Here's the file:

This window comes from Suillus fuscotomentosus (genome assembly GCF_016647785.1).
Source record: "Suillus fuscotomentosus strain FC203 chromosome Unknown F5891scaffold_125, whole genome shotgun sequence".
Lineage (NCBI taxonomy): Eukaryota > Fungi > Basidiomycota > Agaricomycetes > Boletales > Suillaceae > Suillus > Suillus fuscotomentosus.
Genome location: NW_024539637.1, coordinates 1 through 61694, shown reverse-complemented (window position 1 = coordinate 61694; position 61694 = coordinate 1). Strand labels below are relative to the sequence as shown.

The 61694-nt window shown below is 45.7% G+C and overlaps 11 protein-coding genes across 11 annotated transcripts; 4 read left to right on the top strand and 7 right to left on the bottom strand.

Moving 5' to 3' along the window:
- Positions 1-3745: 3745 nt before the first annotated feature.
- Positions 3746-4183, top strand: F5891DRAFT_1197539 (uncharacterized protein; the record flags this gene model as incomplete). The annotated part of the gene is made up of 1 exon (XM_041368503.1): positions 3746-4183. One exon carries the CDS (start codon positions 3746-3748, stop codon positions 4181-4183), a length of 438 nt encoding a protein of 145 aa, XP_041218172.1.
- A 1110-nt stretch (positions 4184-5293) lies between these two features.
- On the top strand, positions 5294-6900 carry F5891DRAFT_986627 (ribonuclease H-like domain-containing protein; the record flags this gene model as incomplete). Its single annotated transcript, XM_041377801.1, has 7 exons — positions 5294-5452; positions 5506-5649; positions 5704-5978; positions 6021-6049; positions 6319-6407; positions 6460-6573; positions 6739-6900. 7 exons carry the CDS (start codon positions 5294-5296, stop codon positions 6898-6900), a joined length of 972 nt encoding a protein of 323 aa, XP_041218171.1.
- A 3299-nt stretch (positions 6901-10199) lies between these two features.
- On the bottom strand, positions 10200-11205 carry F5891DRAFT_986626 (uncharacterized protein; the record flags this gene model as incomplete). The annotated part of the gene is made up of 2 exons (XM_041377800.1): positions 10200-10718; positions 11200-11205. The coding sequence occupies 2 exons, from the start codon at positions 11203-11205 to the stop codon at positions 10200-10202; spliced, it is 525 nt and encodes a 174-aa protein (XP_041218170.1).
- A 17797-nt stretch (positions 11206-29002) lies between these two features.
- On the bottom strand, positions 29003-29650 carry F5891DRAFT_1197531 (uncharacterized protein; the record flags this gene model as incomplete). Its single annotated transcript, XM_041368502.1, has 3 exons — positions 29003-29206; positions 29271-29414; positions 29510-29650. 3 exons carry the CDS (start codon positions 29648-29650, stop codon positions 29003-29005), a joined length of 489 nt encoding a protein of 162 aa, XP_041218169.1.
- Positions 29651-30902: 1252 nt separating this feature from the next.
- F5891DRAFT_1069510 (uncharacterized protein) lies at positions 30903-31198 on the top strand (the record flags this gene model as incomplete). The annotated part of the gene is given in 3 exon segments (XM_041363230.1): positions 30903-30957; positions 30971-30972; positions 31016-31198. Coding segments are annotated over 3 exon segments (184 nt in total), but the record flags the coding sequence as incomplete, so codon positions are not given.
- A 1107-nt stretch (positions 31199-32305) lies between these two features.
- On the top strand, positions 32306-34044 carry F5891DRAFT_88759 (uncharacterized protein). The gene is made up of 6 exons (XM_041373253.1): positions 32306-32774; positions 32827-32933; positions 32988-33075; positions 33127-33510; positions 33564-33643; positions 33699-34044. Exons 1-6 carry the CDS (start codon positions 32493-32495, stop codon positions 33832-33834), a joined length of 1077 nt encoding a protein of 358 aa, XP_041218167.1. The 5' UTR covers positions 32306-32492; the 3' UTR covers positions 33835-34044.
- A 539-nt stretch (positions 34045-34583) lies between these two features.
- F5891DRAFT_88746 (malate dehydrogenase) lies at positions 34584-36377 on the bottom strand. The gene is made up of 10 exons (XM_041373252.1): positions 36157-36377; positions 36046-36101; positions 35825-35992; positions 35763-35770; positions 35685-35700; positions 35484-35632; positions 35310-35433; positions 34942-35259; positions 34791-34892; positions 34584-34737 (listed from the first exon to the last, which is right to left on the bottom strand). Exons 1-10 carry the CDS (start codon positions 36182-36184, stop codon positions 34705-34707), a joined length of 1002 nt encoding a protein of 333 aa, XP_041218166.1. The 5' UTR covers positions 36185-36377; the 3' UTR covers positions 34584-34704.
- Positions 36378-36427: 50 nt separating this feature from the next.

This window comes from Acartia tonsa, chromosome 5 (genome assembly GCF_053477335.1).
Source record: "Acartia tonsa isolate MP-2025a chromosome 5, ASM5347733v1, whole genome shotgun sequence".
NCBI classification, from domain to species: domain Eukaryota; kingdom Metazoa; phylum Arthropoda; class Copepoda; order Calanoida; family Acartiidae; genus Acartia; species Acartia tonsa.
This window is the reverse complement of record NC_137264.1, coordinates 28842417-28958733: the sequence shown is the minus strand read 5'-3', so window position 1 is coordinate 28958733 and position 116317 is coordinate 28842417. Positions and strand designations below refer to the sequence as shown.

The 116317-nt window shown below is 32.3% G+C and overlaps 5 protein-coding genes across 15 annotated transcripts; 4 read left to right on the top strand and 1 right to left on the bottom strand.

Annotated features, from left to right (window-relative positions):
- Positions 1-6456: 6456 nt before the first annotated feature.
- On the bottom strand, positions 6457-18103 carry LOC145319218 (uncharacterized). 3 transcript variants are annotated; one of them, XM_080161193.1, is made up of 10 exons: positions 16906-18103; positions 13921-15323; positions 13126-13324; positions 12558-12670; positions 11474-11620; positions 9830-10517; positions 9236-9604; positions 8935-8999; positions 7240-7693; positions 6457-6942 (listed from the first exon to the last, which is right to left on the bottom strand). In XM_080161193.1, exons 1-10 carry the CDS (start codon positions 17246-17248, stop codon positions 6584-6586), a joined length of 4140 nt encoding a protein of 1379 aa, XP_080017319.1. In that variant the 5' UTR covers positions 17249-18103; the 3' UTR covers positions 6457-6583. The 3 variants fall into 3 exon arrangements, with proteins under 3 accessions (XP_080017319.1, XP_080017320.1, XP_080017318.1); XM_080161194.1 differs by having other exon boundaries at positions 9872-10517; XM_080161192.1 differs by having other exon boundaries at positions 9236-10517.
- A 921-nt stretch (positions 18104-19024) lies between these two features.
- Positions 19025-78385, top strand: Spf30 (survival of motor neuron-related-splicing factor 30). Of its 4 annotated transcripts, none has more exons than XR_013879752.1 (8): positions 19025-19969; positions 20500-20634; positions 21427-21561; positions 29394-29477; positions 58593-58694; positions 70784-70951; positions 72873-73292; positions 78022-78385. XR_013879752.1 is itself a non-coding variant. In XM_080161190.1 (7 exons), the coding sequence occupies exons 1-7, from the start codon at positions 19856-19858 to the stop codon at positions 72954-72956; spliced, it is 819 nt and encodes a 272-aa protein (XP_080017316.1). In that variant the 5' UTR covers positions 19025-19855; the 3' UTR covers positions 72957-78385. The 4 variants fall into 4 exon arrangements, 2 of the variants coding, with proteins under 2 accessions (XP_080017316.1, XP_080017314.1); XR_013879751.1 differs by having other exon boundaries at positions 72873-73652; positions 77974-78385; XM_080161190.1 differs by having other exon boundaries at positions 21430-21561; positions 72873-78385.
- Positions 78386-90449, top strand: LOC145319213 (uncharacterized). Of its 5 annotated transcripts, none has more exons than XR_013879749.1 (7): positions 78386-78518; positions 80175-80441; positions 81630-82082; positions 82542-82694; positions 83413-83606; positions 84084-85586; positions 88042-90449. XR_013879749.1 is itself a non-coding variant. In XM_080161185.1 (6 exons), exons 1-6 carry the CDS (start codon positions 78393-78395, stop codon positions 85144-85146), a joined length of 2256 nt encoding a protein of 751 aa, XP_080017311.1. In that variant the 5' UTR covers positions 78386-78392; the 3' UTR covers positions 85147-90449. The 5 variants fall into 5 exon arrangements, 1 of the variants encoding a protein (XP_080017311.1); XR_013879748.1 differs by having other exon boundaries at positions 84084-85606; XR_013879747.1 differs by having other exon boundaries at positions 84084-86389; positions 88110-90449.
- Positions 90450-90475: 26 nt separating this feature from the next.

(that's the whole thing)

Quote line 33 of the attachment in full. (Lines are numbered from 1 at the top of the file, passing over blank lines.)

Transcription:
- Positions 90450-90475: 26 nt separating this feature from the next.